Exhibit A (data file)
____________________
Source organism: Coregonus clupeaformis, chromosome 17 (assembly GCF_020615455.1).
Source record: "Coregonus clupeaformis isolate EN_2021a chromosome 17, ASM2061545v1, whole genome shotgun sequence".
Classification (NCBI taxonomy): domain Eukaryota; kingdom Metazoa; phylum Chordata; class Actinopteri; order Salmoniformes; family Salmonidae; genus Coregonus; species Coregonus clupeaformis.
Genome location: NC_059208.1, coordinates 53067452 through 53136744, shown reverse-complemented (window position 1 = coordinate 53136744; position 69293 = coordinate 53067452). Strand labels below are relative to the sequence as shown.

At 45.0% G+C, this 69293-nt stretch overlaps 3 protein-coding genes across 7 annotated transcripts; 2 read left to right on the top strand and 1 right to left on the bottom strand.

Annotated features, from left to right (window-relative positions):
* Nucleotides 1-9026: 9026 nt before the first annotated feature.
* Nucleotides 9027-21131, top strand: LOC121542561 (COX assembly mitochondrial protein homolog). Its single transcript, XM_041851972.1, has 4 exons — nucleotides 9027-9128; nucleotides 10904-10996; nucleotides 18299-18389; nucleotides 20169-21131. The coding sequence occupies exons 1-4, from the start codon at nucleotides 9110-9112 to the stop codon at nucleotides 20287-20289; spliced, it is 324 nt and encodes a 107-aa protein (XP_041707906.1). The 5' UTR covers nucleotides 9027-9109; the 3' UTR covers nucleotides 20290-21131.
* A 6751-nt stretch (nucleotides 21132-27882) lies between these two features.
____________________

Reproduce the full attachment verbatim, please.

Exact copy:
Source organism: Coregonus clupeaformis, chromosome 17 (assembly GCF_020615455.1).
Source record: "Coregonus clupeaformis isolate EN_2021a chromosome 17, ASM2061545v1, whole genome shotgun sequence".
Classification (NCBI taxonomy): domain Eukaryota; kingdom Metazoa; phylum Chordata; class Actinopteri; order Salmoniformes; family Salmonidae; genus Coregonus; species Coregonus clupeaformis.
Genome location: NC_059208.1, coordinates 53067452 through 53136744, shown reverse-complemented (window position 1 = coordinate 53136744; position 69293 = coordinate 53067452). Strand labels below are relative to the sequence as shown.

At 45.0% G+C, this 69293-nt stretch overlaps 3 protein-coding genes across 7 annotated transcripts; 2 read left to right on the top strand and 1 right to left on the bottom strand.

Annotated features, from left to right (window-relative positions):
* Nucleotides 1-9026: 9026 nt before the first annotated feature.
* Nucleotides 9027-21131, top strand: LOC121542561 (COX assembly mitochondrial protein homolog). Its single transcript, XM_041851972.1, has 4 exons — nucleotides 9027-9128; nucleotides 10904-10996; nucleotides 18299-18389; nucleotides 20169-21131. The coding sequence occupies exons 1-4, from the start codon at nucleotides 9110-9112 to the stop codon at nucleotides 20287-20289; spliced, it is 324 nt and encodes a 107-aa protein (XP_041707906.1). The 5' UTR covers nucleotides 9027-9109; the 3' UTR covers nucleotides 20290-21131.
* A 6751-nt stretch (nucleotides 21132-27882) lies between these two features.